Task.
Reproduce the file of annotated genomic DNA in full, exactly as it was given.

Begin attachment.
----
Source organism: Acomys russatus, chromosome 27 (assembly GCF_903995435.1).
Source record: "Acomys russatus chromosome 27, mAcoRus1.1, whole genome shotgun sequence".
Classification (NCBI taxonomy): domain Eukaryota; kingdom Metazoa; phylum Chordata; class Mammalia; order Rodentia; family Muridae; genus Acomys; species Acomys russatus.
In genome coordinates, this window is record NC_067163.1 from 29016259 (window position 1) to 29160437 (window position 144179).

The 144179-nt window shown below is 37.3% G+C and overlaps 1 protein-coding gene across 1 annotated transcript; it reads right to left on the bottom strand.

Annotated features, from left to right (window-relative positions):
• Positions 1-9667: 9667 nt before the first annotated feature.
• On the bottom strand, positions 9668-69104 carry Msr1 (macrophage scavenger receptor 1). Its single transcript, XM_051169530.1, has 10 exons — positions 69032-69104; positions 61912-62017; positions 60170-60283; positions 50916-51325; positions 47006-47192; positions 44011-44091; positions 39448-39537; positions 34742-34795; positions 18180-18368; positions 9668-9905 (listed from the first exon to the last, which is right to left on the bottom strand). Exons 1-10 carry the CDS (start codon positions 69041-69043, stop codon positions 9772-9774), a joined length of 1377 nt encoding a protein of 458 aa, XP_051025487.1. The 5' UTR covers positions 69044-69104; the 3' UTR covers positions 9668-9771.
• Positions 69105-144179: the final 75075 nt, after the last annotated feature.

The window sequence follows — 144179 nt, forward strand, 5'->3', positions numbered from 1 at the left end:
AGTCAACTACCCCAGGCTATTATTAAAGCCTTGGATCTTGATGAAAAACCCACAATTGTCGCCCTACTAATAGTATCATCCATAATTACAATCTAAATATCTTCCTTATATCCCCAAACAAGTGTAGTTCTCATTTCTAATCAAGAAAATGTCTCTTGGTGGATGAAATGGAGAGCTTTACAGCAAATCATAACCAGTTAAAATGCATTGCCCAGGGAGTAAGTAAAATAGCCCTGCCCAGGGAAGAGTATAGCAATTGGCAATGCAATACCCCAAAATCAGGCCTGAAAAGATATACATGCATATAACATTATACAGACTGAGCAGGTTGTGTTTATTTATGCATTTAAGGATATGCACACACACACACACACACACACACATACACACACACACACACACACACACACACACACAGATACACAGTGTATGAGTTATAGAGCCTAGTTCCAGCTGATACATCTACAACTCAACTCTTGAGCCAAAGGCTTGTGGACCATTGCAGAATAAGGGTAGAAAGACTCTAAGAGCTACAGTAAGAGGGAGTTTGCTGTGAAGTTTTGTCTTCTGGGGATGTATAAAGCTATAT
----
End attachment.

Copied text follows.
Source organism: Acomys russatus, chromosome 27 (assembly GCF_903995435.1).
Source record: "Acomys russatus chromosome 27, mAcoRus1.1, whole genome shotgun sequence".
Classification (NCBI taxonomy): domain Eukaryota; kingdom Metazoa; phylum Chordata; class Mammalia; order Rodentia; family Muridae; genus Acomys; species Acomys russatus.
In genome coordinates, this window is record NC_067163.1 from 29016259 (window position 1) to 29160437 (window position 144179).

The 144179-nt window shown below is 37.3% G+C and overlaps 1 protein-coding gene across 1 annotated transcript; it reads right to left on the bottom strand.

Annotated features, from left to right (window-relative positions):
• Positions 1-9667: 9667 nt before the first annotated feature.
• On the bottom strand, positions 9668-69104 carry Msr1 (macrophage scavenger receptor 1). Its single transcript, XM_051169530.1, has 10 exons — positions 69032-69104; positions 61912-62017; positions 60170-60283; positions 50916-51325; positions 47006-47192; positions 44011-44091; positions 39448-39537; positions 34742-34795; positions 18180-18368; positions 9668-9905 (listed from the first exon to the last, which is right to left on the bottom strand). Exons 1-10 carry the CDS (start codon positions 69041-69043, stop codon positions 9772-9774), a joined length of 1377 nt encoding a protein of 458 aa, XP_051025487.1. The 5' UTR covers positions 69044-69104; the 3' UTR covers positions 9668-9771.
• Positions 69105-144179: the final 75075 nt, after the last annotated feature.

The window sequence follows — 144179 nt, forward strand, 5'->3', positions numbered from 1 at the left end:
AGTCAACTACCCCAGGCTATTATTAAAGCCTTGGATCTTGATGAAAAACCCACAATTGTCGCCCTACTAATAGTATCATCCATAATTACAATCTAAATATCTTCCTTATATCCCCAAACAAGTGTAGTTCTCATTTCTAATCAAGAAAATGTCTCTTGGTGGATGAAATGGAGAGCTTTACAGCAAATCATAACCAGTTAAAATGCATTGCCCAGGGAGTAAGTAAAATAGCCCTGCCCAGGGAAGAGTATAGCAATTGGCAATGCAATACCCCAAAATCAGGCCTGAAAAGATATACATGCATATAACATTATACAGACTGAGCAGGTTGTGTTTATTTATGCATTTAAGGATATGCACACACACACACACACACACACACATACACACACACACACACACACACACACACACACAGATACACAGTGTATGAGTTATAGAGCCTAGTTCCAGCTGATACATCTACAACTCAACTCTTGAGCCAAAGGCTTGTGGACCATTGCAGAATAAGGGTAGAAAGACTCTAAGAGCTACAGTAAGAGGGAGTTTGCTGTGAAGTTTTGTCTTCTGGGGATGTATAAAGCTATAT